Company: Bee Train
Format: 26 episodes
Dates: 4/4/2002 to 9/25/2002
In the near future exists an incredibly popular online RPG known as The World. Over 200 million people play the game, but one person, Tsukasa, is having a unique problem; he is unable to log out and return to the real world. After discovering this, many weird things start happening in The World and they all seem to be linked to him. When confronted by one of the Crimson Knights (the protectors of The World), a large, unknown monster appears and kills it. Now Subaru and the Crimson Knights, along with several other players set out to track down Tsukasa and get to the bottom of things before it gets out of control.
summary by Keitaro
Highs: Wonderful art and music; imaginative character designs; story gets better and better; truly original concept
Lows: Moves awfully slow; very little action; only appeals to a small audience
When many of the biggest names in anime came together with the intention of creating a masterpiece, .hack//SIGN was born. Everything came together wonderfully. From the music and the art to the deep characters, this is a technically brilliant anime. Yet, never has a series left me with more mixed feelings than this one.
Everyone seems to share the same complaint about this anime: the pacing. I won’t argue with that. The truth is the story moves terribly slow. In fact, I almost gave up watching about halfway through. It’s not that the story is awful; it is just very hard to watch things move so slowly. Unlike a real online RPG, there is almost no action. The whole anime is dialogue between characters. Maybe the series would have fit better into a thirteen-episode format instead of twenty-six. Thankfully, things got better. As every episode passed the pace picked up so much that upon finishing my opinion had completely changed. The story just goes so deep, and there is so much symbolism. Every person, item, detail… they are all symbols, and if you can recognize this, the story just becomes that much more enjoyable. Is the story slow? Yes. Is it remarkable? Definitely.
People just love to debate whether the plot is worth two-cents or not, but you can’t argue about one thing: this is a technically amazing anime. Not that I wasn’t expecting this. Bee Train is known for wonderful art and music, as seen in Noir. The OST is possibly the best anime soundtrack of all time, and the animation is just so fluid. So much imagination and creativity was put into designing a unique world for this anime. In addition, I felt the seiyuu did a wonderful job; Toyoguchi Megumi was fantastic as Mimiru.
When it comes down to it, the whole series is hit or miss. In order to enjoy this one, you need to be able to sit through twenty-six episodes of nearly nothing but dialogue and have a basic knowledge of online RPGs. .hack//SIGN is a “love it or hate it” anime, and I personally just couldn’t help but love it.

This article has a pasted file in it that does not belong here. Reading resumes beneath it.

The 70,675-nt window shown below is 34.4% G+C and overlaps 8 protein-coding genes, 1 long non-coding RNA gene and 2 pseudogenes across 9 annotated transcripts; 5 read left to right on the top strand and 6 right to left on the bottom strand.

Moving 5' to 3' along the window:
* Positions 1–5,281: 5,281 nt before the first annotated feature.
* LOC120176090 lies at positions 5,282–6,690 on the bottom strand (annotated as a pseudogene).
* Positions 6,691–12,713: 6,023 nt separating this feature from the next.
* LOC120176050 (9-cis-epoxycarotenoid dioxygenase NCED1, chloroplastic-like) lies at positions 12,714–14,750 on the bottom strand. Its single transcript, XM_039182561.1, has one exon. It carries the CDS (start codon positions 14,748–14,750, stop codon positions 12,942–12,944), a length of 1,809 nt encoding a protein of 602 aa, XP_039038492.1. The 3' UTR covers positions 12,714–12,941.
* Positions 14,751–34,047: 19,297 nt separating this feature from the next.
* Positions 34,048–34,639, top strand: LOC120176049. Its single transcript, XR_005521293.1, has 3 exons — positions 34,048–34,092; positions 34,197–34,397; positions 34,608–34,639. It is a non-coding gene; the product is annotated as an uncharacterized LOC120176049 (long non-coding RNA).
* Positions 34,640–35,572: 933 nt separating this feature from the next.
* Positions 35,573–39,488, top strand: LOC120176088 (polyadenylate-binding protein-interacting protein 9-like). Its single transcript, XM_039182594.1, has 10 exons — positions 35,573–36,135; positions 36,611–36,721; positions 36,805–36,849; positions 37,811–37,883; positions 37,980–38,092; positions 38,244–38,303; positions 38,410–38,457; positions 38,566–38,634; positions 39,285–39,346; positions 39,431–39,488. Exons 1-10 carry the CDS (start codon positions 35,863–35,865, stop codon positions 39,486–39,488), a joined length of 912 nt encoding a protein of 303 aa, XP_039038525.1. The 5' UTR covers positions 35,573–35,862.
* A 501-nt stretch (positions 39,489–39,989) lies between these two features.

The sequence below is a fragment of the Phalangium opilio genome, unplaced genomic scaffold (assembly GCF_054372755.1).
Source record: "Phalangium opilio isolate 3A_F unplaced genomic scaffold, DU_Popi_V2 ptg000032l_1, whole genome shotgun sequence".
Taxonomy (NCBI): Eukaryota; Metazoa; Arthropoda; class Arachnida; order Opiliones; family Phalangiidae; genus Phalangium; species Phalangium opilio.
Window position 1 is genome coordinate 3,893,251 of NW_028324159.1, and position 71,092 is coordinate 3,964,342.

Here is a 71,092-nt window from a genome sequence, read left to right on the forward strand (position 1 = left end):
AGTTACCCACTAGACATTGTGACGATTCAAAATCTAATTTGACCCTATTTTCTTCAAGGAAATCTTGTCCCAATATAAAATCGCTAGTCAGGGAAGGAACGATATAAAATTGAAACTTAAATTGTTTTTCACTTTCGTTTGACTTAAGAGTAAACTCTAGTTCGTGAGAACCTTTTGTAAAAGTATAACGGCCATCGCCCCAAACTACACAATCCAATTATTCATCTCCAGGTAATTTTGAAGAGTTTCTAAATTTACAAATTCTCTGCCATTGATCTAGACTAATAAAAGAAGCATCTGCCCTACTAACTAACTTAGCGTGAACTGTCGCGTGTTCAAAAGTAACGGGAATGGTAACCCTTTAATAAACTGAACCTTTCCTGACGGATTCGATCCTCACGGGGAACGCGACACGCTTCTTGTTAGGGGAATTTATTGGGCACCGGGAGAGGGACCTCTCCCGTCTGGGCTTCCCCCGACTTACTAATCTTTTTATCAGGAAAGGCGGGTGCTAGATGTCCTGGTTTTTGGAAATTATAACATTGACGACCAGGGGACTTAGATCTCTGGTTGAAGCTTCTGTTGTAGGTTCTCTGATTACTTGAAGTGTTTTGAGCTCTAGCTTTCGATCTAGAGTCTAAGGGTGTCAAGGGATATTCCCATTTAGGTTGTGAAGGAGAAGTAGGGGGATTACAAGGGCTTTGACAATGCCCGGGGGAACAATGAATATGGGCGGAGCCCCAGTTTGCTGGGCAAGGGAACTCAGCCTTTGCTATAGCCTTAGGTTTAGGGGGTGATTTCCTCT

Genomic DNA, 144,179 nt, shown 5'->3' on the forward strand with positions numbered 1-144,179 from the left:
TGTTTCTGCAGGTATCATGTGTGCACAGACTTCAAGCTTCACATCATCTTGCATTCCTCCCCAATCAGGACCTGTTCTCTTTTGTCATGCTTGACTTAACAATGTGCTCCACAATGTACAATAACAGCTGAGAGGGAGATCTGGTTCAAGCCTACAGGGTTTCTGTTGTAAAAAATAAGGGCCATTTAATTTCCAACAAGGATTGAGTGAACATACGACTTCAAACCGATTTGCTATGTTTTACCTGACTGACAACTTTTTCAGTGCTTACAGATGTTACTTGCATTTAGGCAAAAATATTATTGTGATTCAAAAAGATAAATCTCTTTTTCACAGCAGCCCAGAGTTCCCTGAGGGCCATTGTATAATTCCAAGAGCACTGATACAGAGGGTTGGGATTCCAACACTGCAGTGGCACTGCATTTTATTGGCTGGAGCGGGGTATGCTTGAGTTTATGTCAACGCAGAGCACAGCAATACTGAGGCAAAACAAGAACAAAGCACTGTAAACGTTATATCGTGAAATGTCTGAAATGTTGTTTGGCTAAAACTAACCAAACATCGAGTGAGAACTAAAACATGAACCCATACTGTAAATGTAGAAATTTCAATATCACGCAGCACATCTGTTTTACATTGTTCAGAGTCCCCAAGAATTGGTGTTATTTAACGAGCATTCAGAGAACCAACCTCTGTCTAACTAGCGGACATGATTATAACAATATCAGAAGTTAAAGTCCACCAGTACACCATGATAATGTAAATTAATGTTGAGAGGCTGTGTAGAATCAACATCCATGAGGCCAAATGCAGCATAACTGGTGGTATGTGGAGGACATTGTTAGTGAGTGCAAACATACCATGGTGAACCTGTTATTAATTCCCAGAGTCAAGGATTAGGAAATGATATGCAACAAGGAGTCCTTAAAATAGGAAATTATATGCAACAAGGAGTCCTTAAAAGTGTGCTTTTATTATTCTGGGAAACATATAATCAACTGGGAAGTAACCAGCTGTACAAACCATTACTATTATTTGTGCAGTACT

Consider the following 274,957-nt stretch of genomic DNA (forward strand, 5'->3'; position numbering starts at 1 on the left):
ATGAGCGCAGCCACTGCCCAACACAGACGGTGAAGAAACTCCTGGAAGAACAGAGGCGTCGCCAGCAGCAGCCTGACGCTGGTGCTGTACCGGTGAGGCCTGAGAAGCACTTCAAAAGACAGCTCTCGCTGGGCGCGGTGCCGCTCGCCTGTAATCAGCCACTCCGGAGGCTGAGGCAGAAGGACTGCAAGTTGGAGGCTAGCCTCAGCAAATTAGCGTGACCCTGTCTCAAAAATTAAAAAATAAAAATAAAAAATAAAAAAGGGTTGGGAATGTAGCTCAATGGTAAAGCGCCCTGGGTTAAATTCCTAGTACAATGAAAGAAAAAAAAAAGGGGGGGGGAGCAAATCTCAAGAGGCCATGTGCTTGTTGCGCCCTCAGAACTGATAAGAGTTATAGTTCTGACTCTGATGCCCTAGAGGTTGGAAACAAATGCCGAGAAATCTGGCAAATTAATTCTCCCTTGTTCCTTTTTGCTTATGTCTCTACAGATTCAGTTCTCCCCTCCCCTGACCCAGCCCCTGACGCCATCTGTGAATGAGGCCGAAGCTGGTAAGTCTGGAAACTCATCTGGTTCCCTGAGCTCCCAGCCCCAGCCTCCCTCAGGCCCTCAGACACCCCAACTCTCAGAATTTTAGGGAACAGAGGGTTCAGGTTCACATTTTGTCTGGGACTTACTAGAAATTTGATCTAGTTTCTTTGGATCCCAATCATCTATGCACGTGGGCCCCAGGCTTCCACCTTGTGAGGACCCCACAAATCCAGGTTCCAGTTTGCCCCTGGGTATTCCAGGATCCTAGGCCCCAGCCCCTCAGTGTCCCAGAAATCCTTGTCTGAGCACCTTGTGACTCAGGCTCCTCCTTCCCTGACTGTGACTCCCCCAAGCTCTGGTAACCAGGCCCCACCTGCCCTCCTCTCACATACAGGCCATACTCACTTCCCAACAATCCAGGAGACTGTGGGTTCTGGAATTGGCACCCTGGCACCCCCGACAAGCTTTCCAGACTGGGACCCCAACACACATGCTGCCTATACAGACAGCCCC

Highs: Perfect background music; characters with emotion and depth
Lows: Pacing will lose viewers
I started .hack//SIGN with something of a different perspective than I do with most shows. I watched it through the eyes of a long-time player of multi player online role-playing games, knowing what it’s like to be in that environment and with people in that setting. With that in mind, I can safely say that it’s almost exactly like playing an MMORPG; the majority of the time, you basically stand around and talk to other players. .hack//SIGN has this game setting nailed perfectly, and I wouldn’t be surprised if the creators drew from existing online games for realism.
Even the background music seems to play consistently for each zone or area, just like a game. And what great music it is! I knew I had to have the soundtrack after the first episode. With a wonderful blend of fantasy and technology coming through the background music, Kajiura Yuki works her magic yet again with a soundtrack that sets the mood perfectly.
With all this realism and consistency in an online game, there are definitely drawbacks; after all, it is an anime and not a game. The story moves so slowly that a whole episode would go by before I’d realize I had just watched nothing but characters talking to each other, basically repeating what they know already. At the beginning of the series, the plot advancements are few and far between, far enough apart to probably deter many viewers.
But as the series progressed and the story developed, I stopped thinking of .hack//SIGN as an online game in animated form, and started to recognize it as an anime with a great story and characters with depth. The characters begin to show the personalities behind their online personas, especially Mimiru and Subaru. They are searching to solve a mystery, and in the process show a loneliness that hints to a search for real human contact and friends. With this attention to the story and characters, .hack//SIGN is not merely a long commercial for a video game, but an anime that can stand on its own merit.
.hack//SIGN is licensed in the U.S. by Funimation, and episodes may be viewed legally in the United States HERE.